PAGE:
Friday, May 21, 2010

Is Religion Dangerous?

I have a friend who believes that religious ideas are dangerous, and his opinion is shared by many. He points out that colossal amounts of cruelty, destruction, death, and torture have been done in the name of God, while very little (maybe none) has been done "in the name of atheism." While this is technically true, I feel that continuing to rail against the dangers of religion in the 21st century is really beating a dying horse when the cruelty, destruction, death, and torture has pretty much picked itself up and moved into the camp of secular government. Traditional religion is no longer the problem, nor is atheism the answer. While nobody's likely to kill anyone in the name of atheism per se, millions of people have been killed in the name of "godless" communism, fascism, and democracy. Religion has certainly been useful in the past for justifying war and cruelty, but religion is not strictly necessary.

The question that interests me is, what is strictly necessary to justify war and cruelty? My friend says that communism is "like a religion." Like a religion? In what way? Communism is based on an atheistic theory of social development. Is it like a religion only in that it's been used to justify the death, torture, and economic exploitation of some people by other people? My friend seems to want to draw a line between religious and secular ideas, but I think this is the wrong place to draw the line. I want to draw the line between ideas, religious or secular, that allow some people to kill and exploit others and ideas that don't.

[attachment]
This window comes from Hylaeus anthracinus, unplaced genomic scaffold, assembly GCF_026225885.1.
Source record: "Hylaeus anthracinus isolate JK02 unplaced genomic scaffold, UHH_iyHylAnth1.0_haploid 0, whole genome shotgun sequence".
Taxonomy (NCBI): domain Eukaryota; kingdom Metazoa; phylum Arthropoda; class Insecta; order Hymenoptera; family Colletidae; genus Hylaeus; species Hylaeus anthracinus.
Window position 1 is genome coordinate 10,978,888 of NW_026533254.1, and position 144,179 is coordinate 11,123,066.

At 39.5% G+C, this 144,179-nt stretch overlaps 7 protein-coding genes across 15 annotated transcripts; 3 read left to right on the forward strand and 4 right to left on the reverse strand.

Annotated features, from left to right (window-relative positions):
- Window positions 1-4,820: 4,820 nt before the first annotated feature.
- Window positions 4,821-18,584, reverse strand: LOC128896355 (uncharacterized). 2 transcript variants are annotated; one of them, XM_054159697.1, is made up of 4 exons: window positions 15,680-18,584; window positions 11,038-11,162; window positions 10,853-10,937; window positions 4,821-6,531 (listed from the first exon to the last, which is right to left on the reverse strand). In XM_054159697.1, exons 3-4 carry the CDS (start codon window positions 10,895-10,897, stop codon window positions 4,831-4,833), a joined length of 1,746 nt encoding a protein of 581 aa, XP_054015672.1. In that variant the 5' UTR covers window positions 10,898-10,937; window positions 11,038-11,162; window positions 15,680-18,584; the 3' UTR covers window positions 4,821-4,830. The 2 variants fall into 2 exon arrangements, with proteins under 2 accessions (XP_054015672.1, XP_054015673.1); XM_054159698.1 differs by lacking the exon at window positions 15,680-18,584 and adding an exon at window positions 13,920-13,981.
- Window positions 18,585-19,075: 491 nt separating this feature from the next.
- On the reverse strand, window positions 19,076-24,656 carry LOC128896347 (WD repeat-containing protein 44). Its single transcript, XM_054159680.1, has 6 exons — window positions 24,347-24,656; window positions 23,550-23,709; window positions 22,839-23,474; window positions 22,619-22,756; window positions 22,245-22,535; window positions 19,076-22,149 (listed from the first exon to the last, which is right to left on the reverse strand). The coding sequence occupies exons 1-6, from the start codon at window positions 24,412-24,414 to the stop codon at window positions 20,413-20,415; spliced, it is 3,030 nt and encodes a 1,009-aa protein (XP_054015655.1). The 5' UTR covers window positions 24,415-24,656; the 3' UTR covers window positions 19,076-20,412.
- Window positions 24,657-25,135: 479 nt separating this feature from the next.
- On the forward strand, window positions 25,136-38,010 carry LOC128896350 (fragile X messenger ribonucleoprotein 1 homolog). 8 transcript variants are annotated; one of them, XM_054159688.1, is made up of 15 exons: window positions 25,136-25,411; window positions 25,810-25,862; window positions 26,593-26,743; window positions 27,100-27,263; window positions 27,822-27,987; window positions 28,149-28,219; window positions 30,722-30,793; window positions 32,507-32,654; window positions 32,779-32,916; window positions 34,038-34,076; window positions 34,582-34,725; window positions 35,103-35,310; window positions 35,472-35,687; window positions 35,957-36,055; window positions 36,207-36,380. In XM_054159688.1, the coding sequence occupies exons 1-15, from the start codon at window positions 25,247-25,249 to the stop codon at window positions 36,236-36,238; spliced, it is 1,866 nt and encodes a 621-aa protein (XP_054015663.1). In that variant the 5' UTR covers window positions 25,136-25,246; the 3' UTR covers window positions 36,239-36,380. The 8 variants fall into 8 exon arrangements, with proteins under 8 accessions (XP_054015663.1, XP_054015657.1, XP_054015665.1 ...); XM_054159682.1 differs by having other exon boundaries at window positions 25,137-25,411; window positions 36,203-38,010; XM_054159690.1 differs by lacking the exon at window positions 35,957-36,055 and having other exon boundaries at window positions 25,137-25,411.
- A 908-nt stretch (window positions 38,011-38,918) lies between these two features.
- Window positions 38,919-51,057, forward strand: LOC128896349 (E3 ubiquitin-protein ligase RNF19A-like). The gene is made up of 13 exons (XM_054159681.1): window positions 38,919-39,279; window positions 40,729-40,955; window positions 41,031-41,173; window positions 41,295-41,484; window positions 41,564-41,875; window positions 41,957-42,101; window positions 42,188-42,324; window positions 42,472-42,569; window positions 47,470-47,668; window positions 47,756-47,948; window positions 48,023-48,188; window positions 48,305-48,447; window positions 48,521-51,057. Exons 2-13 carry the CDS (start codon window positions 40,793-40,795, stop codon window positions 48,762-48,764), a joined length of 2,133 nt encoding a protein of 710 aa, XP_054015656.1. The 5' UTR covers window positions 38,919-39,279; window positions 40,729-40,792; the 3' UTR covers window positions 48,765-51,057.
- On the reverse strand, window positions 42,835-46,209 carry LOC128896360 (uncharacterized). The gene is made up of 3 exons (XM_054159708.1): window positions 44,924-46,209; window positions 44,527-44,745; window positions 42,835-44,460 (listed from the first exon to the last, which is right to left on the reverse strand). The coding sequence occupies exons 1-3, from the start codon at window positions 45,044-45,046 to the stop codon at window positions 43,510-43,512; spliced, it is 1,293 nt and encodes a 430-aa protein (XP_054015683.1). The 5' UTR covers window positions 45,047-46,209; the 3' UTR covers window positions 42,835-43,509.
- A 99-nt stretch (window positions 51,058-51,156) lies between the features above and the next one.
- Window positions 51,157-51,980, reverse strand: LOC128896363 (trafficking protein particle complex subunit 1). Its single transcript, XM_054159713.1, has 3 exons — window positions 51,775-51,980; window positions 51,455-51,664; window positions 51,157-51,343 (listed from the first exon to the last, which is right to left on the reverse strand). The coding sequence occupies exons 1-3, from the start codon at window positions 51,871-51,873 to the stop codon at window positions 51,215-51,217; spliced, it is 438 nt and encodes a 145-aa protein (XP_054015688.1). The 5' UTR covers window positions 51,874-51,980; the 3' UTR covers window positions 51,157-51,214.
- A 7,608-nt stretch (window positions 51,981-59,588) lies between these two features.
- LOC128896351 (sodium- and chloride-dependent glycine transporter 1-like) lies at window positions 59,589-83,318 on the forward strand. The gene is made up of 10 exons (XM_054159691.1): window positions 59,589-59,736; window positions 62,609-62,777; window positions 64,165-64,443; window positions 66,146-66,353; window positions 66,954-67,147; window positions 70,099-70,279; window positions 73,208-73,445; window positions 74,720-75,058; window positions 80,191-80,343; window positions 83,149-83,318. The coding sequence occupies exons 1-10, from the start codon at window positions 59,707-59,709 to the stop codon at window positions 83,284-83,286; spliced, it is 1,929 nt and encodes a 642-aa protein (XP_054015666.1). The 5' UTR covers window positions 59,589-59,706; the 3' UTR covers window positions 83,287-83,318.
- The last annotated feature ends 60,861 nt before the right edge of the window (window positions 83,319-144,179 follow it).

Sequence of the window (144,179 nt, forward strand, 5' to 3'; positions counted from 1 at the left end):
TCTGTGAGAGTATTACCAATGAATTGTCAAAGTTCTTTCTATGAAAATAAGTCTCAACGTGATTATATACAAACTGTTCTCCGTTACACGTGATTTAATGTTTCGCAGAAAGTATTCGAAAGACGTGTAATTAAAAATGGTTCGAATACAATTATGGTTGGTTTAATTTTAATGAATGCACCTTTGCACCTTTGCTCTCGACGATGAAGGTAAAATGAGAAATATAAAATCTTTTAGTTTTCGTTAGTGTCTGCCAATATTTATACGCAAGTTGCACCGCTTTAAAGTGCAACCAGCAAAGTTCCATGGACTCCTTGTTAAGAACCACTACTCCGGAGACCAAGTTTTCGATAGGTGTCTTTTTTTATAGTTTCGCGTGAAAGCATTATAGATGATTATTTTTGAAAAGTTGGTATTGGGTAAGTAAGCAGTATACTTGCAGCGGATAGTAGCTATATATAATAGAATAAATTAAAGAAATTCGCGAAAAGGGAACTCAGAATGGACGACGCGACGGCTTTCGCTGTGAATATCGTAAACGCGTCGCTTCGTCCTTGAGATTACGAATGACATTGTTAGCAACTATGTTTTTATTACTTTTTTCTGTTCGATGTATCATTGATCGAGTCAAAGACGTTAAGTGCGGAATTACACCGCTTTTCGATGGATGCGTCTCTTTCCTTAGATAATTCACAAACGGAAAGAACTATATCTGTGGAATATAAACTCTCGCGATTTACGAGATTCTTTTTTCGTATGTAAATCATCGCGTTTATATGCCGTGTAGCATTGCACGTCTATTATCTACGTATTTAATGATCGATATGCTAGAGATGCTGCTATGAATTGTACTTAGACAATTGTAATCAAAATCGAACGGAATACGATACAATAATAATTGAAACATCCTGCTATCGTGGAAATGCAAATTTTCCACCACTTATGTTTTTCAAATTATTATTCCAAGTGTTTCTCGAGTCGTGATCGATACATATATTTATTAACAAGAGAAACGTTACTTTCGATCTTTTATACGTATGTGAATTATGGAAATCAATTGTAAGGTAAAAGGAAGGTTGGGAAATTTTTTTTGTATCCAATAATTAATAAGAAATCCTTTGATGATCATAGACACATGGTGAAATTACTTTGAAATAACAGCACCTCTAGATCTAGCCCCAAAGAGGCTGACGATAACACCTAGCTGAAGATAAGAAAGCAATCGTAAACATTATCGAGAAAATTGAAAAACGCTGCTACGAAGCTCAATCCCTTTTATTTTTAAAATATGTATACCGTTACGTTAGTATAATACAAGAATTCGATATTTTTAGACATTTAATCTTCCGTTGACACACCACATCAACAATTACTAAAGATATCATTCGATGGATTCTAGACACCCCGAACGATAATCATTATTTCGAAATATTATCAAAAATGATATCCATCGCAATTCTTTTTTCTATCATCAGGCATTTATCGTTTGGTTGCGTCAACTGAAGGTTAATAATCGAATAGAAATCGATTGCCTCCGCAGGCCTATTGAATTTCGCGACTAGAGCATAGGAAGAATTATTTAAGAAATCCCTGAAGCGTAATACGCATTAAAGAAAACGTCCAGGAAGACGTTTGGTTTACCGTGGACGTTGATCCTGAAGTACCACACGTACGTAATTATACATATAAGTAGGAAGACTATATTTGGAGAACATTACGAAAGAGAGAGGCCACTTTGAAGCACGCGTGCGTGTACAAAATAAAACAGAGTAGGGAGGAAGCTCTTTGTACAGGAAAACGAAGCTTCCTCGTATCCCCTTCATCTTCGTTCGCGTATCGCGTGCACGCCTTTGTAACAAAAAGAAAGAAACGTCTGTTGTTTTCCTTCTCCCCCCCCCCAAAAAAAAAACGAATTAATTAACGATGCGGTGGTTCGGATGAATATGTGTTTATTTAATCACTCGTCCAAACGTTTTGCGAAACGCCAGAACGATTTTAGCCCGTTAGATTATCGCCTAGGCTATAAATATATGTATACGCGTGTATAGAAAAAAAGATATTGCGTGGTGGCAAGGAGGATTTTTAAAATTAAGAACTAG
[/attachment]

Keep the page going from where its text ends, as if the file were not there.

My friend condemns religion for man's inhumanity to man, and yet admits that at least some secular philosophies have been used the same way. I would point at something broader than religion: any belief system that gives some people permission to use aggressive violence against others. Religions have certainly done that very nicely throughout mankind's miserable history. And yet, as the grip of theistic, supernatural religions has loosened on people's minds, and science and secularism have come to the fore, secular theories have done a remarkable job of picking up the slack. It seems, then, that God is not necessary to justify exploitation and violence, and therefore atheism is not enough to save us from it.

We can't understand what is dangerous - or not - about religion unless we can define exactly what religion is. Is it dangerous to believe in a god? Is it dangerous to believe in things we can't prove through reason and evidence? Perhaps. Yet I know many, many people who use their religious beliefs to keep them on the path of love and compassion. I am tempted to believe that humans create God in their own image, rather than the other way around. That God is the essence of the way we want to relate to people, whether it is with compassion, understanding, and love, or hatred and condemnation. I am tempted to believe that God is ultimately a way of avoiding responsibility for the goodness or badness of one's own soul, and that faith is ultimately a way of avoiding responsibility for the beliefs that support one's actions.